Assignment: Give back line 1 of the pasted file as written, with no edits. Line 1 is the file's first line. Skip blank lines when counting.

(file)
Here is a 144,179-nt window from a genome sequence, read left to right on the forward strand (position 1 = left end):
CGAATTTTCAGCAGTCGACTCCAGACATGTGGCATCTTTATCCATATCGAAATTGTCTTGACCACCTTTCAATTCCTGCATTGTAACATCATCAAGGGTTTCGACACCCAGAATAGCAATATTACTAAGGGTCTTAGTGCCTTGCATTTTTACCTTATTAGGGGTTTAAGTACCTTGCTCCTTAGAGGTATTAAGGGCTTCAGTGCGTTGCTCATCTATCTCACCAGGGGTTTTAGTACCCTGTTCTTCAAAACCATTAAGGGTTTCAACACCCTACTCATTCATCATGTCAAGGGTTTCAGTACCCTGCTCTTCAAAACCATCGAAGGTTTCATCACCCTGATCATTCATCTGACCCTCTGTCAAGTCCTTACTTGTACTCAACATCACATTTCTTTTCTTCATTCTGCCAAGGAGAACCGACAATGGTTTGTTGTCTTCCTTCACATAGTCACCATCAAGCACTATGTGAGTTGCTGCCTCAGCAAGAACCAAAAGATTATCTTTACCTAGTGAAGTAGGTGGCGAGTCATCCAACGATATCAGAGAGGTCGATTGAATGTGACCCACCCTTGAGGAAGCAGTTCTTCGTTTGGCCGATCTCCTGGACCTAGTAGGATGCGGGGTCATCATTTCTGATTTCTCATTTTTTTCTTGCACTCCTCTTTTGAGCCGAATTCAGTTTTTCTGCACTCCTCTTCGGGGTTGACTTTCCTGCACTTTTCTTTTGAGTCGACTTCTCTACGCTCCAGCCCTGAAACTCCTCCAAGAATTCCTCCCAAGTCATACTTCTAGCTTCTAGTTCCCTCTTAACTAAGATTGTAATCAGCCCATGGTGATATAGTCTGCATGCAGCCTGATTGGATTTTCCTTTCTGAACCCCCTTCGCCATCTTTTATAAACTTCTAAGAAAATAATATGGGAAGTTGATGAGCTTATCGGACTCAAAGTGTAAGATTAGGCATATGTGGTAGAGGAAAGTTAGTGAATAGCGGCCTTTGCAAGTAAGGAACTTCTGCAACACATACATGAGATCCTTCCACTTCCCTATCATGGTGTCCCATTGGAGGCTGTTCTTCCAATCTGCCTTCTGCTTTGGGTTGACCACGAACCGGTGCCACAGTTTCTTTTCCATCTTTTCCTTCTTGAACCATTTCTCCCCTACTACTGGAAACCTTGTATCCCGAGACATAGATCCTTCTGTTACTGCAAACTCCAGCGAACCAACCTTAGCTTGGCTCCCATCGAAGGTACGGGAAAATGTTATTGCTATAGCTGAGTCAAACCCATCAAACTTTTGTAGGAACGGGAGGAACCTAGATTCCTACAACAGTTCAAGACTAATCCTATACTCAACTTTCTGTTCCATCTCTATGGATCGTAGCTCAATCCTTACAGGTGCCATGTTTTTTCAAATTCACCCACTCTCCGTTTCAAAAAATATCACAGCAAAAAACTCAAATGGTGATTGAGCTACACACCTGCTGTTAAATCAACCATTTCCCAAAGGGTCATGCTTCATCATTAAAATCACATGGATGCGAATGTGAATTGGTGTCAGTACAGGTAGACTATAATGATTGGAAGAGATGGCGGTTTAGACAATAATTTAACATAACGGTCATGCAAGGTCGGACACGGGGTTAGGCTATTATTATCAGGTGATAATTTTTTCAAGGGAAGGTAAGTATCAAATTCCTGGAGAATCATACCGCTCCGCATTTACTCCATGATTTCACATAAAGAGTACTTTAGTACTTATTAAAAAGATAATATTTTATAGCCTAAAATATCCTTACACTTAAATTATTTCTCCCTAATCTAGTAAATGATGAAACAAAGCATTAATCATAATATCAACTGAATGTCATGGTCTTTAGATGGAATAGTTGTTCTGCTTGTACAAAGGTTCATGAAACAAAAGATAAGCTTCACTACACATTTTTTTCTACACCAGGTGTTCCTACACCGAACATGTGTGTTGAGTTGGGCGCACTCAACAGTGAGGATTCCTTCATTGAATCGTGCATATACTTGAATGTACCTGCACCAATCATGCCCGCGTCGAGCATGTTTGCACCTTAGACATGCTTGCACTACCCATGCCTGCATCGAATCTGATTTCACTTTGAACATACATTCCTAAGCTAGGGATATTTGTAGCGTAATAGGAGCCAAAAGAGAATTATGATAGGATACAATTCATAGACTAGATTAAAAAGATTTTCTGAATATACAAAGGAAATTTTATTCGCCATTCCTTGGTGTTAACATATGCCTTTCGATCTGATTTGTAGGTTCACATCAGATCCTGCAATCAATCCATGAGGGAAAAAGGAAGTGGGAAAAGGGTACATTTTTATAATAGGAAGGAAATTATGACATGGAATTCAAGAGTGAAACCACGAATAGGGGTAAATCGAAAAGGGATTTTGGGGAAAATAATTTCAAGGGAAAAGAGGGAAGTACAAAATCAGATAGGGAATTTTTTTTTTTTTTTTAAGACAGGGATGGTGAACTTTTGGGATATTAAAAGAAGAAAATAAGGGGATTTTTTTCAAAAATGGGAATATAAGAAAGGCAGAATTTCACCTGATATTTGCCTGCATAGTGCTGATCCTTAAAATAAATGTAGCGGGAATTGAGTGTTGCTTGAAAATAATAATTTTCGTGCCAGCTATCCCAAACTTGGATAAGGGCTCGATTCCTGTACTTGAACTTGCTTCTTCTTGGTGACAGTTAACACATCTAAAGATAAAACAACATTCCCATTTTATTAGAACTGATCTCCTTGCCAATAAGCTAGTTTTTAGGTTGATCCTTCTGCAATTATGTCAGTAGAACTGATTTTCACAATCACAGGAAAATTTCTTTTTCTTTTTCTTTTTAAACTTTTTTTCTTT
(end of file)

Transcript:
Here is a 144,179-nt window from a genome sequence, read left to right on the forward strand (position 1 = left end):